Enforcing Least Privilege To Enhance Database Security
The principle of least privilege refers to the practice of ensuring that each individual has only the privilege and access that is necessary to perform their job function.
In most IT shops that run an Oracle database, there are a group of individuals that need administrative access to the operating system and the database. These individuals include both operating system administrators and database administrators.
In order to ensure Database Security, particularly Oracle Security, it is critical that privileges for these individuals be limited and managed properly.
In many cases, these individuals are all given the username and password to a shared, privileged operating system account, such as root on the unix platform. Also in many cases, these individuals are also given the password to the oracle account which owns the oracle binaries.
There are two critical problems with this approach that significantly reduce your ability to ensure your Database Security.
- By granting multiple users access to these shared operating system accounts, you compromise the effectiveness of any database auditing or operating system auditing that you may have in place. If data is accessed or modified, future forensics would only yield the shared account name, not the name of the individual that took the rogue actions.
- Oracle’s operating system authentication mechanism enables a user, once connected to an operating system account, to connect to oracle without a password. Furthermore, if the operating system account is highly privileged, such as an account that is in the osdba group, then the user can connect to Oracle as sysdba (using the Oracle SYS account), which is the most privileged account in Oracle. The oracle account is in the osdba group. This leads to numerous risks including an oradebug vulnerability, described in an excellent post by Pete Finnigan, that results in the ability to turn off auditing completely (without the turn-off action being recorded).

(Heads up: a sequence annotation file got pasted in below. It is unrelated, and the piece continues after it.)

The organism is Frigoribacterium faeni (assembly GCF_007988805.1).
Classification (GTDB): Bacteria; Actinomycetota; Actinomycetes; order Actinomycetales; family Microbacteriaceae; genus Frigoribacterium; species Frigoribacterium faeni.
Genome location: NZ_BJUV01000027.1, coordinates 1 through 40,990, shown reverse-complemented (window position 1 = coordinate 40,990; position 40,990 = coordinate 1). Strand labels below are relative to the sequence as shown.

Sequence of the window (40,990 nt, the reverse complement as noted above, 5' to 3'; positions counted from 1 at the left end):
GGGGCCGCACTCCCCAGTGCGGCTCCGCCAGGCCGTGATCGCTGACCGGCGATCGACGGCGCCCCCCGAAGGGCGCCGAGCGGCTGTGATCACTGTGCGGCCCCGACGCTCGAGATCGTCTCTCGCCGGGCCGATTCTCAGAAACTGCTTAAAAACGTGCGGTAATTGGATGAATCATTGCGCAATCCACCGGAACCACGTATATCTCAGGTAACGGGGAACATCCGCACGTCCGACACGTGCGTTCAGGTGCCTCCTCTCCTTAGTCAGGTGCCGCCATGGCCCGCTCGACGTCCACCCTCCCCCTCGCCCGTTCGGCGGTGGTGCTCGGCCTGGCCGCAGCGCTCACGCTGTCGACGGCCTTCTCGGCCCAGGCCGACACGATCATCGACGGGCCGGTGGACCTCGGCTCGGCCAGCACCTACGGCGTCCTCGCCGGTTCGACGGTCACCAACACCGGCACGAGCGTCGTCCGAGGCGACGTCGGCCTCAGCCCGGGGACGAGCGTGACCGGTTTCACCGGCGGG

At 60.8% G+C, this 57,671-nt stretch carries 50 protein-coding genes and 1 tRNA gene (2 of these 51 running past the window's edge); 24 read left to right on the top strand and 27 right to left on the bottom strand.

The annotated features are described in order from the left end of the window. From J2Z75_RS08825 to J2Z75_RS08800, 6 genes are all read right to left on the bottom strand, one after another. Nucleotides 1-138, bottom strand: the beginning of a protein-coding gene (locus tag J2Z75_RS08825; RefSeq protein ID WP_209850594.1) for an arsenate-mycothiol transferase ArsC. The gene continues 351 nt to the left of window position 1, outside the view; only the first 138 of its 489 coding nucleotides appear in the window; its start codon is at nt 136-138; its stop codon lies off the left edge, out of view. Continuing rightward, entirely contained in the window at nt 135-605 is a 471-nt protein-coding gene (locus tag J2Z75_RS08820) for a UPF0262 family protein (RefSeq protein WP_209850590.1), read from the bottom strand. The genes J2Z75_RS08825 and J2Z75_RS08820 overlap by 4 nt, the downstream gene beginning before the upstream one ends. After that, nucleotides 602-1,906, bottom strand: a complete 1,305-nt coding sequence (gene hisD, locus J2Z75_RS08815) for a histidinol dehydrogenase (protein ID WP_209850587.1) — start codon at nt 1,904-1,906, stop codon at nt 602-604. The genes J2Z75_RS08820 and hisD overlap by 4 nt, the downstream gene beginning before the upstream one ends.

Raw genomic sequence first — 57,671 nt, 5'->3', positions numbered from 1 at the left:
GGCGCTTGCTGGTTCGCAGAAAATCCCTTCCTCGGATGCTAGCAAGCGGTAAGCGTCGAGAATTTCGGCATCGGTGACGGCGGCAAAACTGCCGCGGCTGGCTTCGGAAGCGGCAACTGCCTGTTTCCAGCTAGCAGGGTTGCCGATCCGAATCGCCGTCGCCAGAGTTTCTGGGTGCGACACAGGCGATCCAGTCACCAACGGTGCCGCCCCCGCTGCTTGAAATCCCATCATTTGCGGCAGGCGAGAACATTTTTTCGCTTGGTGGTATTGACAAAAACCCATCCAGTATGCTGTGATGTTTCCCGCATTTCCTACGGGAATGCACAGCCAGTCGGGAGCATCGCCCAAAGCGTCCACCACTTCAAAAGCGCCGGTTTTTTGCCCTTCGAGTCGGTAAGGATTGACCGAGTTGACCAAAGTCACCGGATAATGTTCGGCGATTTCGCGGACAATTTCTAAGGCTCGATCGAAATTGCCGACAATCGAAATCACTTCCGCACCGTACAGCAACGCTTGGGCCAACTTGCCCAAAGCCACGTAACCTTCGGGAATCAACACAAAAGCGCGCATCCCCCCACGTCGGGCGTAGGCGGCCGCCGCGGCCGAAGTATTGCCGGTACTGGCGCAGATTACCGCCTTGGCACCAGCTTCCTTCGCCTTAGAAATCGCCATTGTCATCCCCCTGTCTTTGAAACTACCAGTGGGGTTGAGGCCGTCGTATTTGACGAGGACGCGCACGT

How to mitigate these risks:
There are a number of steps we can take to significantly reduce (though not eliminate) the risks outlined above.
- Grant all system and database administrators their own operating system account and do not grant access to any shared administration account (including root and oracle) except when absolutely necessary.
- Ensure that the passwords of administrative accounts such as root and oracle are changed regularly. This protects you in the event that passwords had to be given out to resolve an emergency.
- Restrict Oracle DBAs that perform operational functions such as backups, or space management, to connect as sysoper or asmadmin instead of sysdba. This can be controlled by placing their operating system accounts into the osoper or osasm group or instead of dba group.
These steps will not completely eliminate the risk of a data breach. However, it will significantly reduce the potential for a breach, and will further reduce the potential of a breach that can avoid detection.
Please reply with other risks that you have found that are caused by similar database management issues.
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